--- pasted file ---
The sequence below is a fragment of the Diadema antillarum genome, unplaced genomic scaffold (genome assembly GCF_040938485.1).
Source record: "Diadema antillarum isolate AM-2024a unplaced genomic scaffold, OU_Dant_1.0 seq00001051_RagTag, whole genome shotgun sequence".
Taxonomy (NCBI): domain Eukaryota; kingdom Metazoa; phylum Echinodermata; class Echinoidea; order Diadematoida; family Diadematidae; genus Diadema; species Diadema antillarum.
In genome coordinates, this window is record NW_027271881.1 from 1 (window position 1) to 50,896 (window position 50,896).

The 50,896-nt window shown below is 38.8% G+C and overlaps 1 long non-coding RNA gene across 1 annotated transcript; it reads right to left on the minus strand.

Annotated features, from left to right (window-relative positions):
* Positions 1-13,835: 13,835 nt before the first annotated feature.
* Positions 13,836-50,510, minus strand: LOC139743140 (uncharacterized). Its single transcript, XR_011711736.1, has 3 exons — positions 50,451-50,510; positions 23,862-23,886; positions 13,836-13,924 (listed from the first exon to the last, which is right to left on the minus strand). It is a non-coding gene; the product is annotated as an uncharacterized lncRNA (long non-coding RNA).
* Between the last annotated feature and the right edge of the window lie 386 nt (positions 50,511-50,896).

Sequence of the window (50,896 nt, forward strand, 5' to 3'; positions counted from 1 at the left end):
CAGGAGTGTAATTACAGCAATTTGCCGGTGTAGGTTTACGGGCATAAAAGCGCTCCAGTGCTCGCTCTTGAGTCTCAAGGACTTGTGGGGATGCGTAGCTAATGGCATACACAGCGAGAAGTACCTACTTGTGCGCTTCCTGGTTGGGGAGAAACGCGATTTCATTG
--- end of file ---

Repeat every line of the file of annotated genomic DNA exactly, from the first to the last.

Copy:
The sequence below is a fragment of the Diadema antillarum genome, unplaced genomic scaffold (genome assembly GCF_040938485.1).
Source record: "Diadema antillarum isolate AM-2024a unplaced genomic scaffold, OU_Dant_1.0 seq00001051_RagTag, whole genome shotgun sequence".
Taxonomy (NCBI): domain Eukaryota; kingdom Metazoa; phylum Echinodermata; class Echinoidea; order Diadematoida; family Diadematidae; genus Diadema; species Diadema antillarum.
In genome coordinates, this window is record NW_027271881.1 from 1 (window position 1) to 50,896 (window position 50,896).

The 50,896-nt window shown below is 38.8% G+C and overlaps 1 long non-coding RNA gene across 1 annotated transcript; it reads right to left on the minus strand.

Annotated features, from left to right (window-relative positions):
* Positions 1-13,835: 13,835 nt before the first annotated feature.
* Positions 13,836-50,510, minus strand: LOC139743140 (uncharacterized). Its single transcript, XR_011711736.1, has 3 exons — positions 50,451-50,510; positions 23,862-23,886; positions 13,836-13,924 (listed from the first exon to the last, which is right to left on the minus strand). It is a non-coding gene; the product is annotated as an uncharacterized lncRNA (long non-coding RNA).
* Between the last annotated feature and the right edge of the window lie 386 nt (positions 50,511-50,896).

Sequence of the window (50,896 nt, forward strand, 5' to 3'; positions counted from 1 at the left end):
CAGGAGTGTAATTACAGCAATTTGCCGGTGTAGGTTTACGGGCATAAAAGCGCTCCAGTGCTCGCTCTTGAGTCTCAAGGACTTGTGGGGATGCGTAGCTAATGGCATACACAGCGAGAAGTACCTACTTGTGCGCTTCCTGGTTGGGGAGAAACGCGATTTCATTG